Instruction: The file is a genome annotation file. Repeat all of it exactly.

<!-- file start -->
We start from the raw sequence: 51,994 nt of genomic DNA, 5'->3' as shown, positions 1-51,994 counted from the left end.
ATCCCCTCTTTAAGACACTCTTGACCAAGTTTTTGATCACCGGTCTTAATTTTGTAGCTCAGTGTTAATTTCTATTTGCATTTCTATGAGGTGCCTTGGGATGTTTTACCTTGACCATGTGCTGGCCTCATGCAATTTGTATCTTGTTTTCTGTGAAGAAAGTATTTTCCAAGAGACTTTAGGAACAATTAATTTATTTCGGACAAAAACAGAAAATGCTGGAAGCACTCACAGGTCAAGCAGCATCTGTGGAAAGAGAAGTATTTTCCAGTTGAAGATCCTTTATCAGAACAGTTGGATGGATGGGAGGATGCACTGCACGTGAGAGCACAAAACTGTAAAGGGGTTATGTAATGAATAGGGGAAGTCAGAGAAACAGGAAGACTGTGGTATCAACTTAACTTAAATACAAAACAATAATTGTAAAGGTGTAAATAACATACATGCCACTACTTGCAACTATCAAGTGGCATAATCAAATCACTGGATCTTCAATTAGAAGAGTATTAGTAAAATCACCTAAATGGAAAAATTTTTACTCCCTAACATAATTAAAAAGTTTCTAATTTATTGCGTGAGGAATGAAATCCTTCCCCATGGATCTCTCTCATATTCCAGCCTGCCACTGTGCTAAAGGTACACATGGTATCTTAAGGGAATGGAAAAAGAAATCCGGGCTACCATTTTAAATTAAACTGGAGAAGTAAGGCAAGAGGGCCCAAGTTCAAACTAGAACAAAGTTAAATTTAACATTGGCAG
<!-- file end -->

We start from the raw sequence: 51,994 nt of genomic DNA, 5'->3' as shown, positions 1-51,994 counted from the left end.
ATCCCCTCTTTAAGACACTCTTGACCAAGTTTTTGATCACCGGTCTTAATTTTGTAGCTCAGTGTTAATTTCTATTTGCATTTCTATGAGGTGCCTTGGGATGTTTTACCTTGACCATGTGCTGGCCTCATGCAATTTGTATCTTGTTTTCTGTGAAGAAAGTATTTTCCAAGAGACTTTAGGAACAATTAATTTATTTCGGACAAAAACAGAAAATGCTGGAAGCACTCACAGGTCAAGCAGCATCTGTGGAAAGAGAAGTATTTTCCAGTTGAAGATCCTTTATCAGAACAGTTGGATGGATGGGAGGATGCACTGCACGTGAGAGCACAAAACTGTAAAGGGGTTATGTAATGAATAGGGGAAGTCAGAGAAACAGGAAGACTGTGGTATCAACTTAACTTAAATACAAAACAATAATTGTAAAGGTGTAAATAACATACATGCCACTACTTGCAACTATCAAGTGGCATAATCAAATCACTGGATCTTCAATTAGAAGAGTATTAGTAAAATCACCTAAATGGAAAAATTTTTACTCCCTAACATAATTAAAAAGTTTCTAATTTATTGCGTGAGGAATGAAATCCTTCCCCATGGATCTCTCTCATATTCCAGCCTGCCACTGTGCTAAAGGTACACATGGTATCTTAAGGGAATGGAAAAAGAAATCCGGGCTACCATTTTAAATTAAACTGGAGAAGTAAGGCAAGAGGGCCCAAGTTCAAACTAGAACAAAGTTAAATTTAACATTGGCAG